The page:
After the raid, BATF agents took Koresh’s gun dealer Henry McMahon and his wife into "protective custody," held them against their will, and ordered them not to talk with the FBI. McMahon was the only person outside the Branch Davidian compound who knew that when the BATF began investigating Koresh in June 1992, Koresh had peacefully invited BATF to visit his house, and inspect his guns.

Regarding the disastrous April 19 tank and chemical warfare assault, several FBI officials may have acted with depraved indifference to human life, when they violated the Attorney General’s orders and continued the tank attack even after listening devices revealed that some of the male Branch Davidians were spreading lighter fluid on floors throughout the building, intending to light a "holy" fire to destroy the tanks which were smashing into the compound.

Other crimes may have been committed in the deceptions that led Attorney General Reno to finally approve the tank and chemical warfare plan. These deceptions include the baseless claim that Koresh was currently beating the babies (as he actually had done years before); the assertion that CS chemical warfare agent the FBI was planning to use was merely a mild tear gas--even though it has killed and severely injured people when used in enclosed places--; and the assurance that the Branch Davidians were unlikely to commit suicide, when FBI behavioral experts had said just the opposite. The FBI also neglected to inform the Attorney General of Koresh’s April 14 letter offering to surrender, upon completing a manuscript explaining the Seven Seals of the Book of Revelation. (By April 19, Koresh had finished an introduction, and an analysis of the first seal.)

After the fire, the Texas Rangers found a fireproof safe containing $50,000 in cash, plus gold and platinum. The Rangers signed the safe and its contents over to the FBI, but the safe and contents are now unaccounted for.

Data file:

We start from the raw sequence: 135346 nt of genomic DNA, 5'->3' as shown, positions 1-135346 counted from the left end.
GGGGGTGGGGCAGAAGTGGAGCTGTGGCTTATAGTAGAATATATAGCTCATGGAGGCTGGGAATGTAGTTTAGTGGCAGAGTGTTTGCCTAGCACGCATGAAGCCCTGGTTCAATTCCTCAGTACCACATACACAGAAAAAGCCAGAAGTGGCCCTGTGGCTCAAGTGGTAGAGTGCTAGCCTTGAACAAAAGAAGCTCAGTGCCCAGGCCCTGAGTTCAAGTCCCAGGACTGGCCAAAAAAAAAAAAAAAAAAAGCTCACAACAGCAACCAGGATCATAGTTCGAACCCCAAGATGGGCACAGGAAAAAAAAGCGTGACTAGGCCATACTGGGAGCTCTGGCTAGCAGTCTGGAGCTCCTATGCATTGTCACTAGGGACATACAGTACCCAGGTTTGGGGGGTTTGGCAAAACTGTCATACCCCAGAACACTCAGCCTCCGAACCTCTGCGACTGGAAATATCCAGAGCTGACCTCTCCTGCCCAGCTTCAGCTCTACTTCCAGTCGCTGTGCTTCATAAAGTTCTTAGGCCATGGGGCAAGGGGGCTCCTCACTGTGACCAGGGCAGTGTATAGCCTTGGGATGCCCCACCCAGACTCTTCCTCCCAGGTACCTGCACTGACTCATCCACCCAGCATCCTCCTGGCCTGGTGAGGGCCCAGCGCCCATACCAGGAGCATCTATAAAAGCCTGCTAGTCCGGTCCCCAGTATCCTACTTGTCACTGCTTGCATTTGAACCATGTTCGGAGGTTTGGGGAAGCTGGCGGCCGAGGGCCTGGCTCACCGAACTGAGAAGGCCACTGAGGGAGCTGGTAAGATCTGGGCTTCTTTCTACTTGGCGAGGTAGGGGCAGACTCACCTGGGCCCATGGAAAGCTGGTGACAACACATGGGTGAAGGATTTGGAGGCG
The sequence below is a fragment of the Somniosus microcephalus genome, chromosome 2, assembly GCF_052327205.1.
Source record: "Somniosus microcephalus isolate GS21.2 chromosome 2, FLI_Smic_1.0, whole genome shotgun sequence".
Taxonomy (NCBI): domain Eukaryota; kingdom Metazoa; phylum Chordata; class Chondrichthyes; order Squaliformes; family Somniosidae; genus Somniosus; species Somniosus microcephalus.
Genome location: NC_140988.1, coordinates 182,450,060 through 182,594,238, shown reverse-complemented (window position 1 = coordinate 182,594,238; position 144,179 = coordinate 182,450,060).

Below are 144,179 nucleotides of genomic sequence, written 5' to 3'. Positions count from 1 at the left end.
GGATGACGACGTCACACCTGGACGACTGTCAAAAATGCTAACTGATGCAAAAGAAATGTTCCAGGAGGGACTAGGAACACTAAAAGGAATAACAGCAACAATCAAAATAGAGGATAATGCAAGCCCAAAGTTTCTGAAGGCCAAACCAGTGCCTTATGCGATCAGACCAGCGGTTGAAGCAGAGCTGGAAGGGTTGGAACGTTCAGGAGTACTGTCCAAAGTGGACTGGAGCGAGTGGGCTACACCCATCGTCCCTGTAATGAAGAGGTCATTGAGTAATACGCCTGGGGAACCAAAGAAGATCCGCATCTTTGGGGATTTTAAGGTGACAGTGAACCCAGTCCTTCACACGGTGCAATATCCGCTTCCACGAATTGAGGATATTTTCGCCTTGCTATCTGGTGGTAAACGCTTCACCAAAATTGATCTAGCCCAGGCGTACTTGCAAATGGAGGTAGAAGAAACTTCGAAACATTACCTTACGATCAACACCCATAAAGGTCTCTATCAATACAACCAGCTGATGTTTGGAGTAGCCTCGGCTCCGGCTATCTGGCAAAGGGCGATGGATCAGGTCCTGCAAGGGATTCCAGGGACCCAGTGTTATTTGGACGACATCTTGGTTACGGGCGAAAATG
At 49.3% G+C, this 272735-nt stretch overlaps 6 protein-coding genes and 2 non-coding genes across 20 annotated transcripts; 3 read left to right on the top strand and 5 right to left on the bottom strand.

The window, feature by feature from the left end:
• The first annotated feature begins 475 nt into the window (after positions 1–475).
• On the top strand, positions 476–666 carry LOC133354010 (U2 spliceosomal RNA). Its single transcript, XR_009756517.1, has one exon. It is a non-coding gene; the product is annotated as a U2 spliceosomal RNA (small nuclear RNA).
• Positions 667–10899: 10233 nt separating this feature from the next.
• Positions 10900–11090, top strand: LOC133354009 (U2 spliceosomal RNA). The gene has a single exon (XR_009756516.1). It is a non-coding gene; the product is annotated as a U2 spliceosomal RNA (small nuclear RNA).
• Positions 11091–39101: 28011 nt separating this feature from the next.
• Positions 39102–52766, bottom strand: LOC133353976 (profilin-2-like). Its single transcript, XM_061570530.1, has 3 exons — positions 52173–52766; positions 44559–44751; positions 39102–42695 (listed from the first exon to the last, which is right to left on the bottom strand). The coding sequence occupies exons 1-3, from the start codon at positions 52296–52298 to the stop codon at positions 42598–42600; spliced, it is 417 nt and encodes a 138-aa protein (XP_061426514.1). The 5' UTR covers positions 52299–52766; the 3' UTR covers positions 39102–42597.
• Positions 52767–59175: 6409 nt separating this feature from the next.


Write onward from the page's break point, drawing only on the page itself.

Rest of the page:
In June 1993, the 911 recording of the Branch Davidians’ February 28 call for help to the local sheriff was played before Congress. An FBI official had resequenced the tape, minimizing the effect of the Davidians’ frightened shouts about incoming helicopters. Tampering with evidence presented to Congress is, of course, a federal crime.

The tangled web of contradictory and patently false stories told by various federal employees at the 1993 and 1995 Congressional hearings on Waco ought to make perjury cases about as easy as prosecuting a bank robber caught on videotape.

While Timothy McVeigh may have imagined that his heinous crime was some sort of retribution for Waco, the just response to the murder of innocents is lawful punishment of the guilty, not the murder of more innocents. If Attorney General Reno refuses to appoint a special prosecutor for all the Waco crimes, then the department she heads can scarcely be called a Department of Justice.

 

David Kopel is Research Director of the Independence Institute, a free-market think tank in Golden, Colo. His most recent book is No More Wacos: What’s Wrong with Federal Law Enforcement, and How to Fix It.